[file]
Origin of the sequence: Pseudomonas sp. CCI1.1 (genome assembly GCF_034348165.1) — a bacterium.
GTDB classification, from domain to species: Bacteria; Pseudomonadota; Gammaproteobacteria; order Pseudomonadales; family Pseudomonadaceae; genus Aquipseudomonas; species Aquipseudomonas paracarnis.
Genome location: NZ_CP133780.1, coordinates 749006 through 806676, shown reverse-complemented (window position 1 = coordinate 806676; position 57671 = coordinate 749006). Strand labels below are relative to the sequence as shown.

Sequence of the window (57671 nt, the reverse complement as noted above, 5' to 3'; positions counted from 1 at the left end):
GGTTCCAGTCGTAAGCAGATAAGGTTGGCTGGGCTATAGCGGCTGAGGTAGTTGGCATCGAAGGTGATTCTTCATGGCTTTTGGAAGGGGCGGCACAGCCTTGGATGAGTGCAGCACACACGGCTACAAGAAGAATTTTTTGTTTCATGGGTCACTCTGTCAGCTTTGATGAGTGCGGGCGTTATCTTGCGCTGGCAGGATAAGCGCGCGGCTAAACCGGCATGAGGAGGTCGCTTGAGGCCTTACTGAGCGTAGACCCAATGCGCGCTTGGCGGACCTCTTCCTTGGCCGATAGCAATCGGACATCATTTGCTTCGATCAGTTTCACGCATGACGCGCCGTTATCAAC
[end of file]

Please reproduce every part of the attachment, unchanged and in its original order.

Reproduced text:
Origin of the sequence: Pseudomonas sp. CCI1.1 (genome assembly GCF_034348165.1) — a bacterium.
GTDB classification, from domain to species: Bacteria; Pseudomonadota; Gammaproteobacteria; order Pseudomonadales; family Pseudomonadaceae; genus Aquipseudomonas; species Aquipseudomonas paracarnis.
Genome location: NZ_CP133780.1, coordinates 749006 through 806676, shown reverse-complemented (window position 1 = coordinate 806676; position 57671 = coordinate 749006). Strand labels below are relative to the sequence as shown.

Sequence of the window (57671 nt, the reverse complement as noted above, 5' to 3'; positions counted from 1 at the left end):
GGTTCCAGTCGTAAGCAGATAAGGTTGGCTGGGCTATAGCGGCTGAGGTAGTTGGCATCGAAGGTGATTCTTCATGGCTTTTGGAAGGGGCGGCACAGCCTTGGATGAGTGCAGCACACACGGCTACAAGAAGAATTTTTTGTTTCATGGGTCACTCTGTCAGCTTTGATGAGTGCGGGCGTTATCTTGCGCTGGCAGGATAAGCGCGCGGCTAAACCGGCATGAGGAGGTCGCTTGAGGCCTTACTGAGCGTAGACCCAATGCGCGCTTGGCGGACCTCTTCCTTGGCCGATAGCAATCGGACATCATTTGCTTCGATCAGTTTCACGCATGACGCGCCGTTATCAAC